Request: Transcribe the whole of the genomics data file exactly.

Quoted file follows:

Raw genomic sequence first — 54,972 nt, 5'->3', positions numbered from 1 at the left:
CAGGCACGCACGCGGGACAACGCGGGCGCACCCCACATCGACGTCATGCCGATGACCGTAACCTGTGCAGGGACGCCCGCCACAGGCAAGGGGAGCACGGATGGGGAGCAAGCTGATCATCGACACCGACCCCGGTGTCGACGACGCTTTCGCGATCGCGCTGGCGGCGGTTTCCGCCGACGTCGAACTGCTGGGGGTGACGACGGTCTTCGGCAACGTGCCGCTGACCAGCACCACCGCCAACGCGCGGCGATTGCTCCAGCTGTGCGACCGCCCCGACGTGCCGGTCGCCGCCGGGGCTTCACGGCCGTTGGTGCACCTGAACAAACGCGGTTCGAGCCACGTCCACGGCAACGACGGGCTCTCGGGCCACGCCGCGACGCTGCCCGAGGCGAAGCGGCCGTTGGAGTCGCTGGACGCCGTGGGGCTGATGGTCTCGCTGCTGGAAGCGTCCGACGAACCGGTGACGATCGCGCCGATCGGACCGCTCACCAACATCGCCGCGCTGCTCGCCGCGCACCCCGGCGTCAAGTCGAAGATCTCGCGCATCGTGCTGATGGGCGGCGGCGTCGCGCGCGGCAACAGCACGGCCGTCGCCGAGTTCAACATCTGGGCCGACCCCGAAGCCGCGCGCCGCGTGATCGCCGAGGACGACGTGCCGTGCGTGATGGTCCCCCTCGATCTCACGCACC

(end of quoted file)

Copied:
Raw genomic sequence first — 54,972 nt, 5'->3', positions numbered from 1 at the left:
CAGGCACGCACGCGGGACAACGCGGGCGCACCCCACATCGACGTCATGCCGATGACCGTAACCTGTGCAGGGACGCCCGCCACAGGCAAGGGGAGCACGGATGGGGAGCAAGCTGATCATCGACACCGACCCCGGTGTCGACGACGCTTTCGCGATCGCGCTGGCGGCGGTTTCCGCCGACGTCGAACTGCTGGGGGTGACGACGGTCTTCGGCAACGTGCCGCTGACCAGCACCACCGCCAACGCGCGGCGATTGCTCCAGCTGTGCGACCGCCCCGACGTGCCGGTCGCCGCCGGGGCTTCACGGCCGTTGGTGCACCTGAACAAACGCGGTTCGAGCCACGTCCACGGCAACGACGGGCTCTCGGGCCACGCCGCGACGCTGCCCGAGGCGAAGCGGCCGTTGGAGTCGCTGGACGCCGTGGGGCTGATGGTCTCGCTGCTGGAAGCGTCCGACGAACCGGTGACGATCGCGCCGATCGGACCGCTCACCAACATCGCCGCGCTGCTCGCCGCGCACCCCGGCGTCAAGTCGAAGATCTCGCGCATCGTGCTGATGGGCGGCGGCGTCGCGCGCGGCAACAGCACGGCCGTCGCCGAGTTCAACATCTGGGCCGACCCCGAAGCCGCGCGCCGCGTGATCGCCGAGGACGACGTGCCGTGCGTGATGGTCCCCCTCGATCTCACGCACC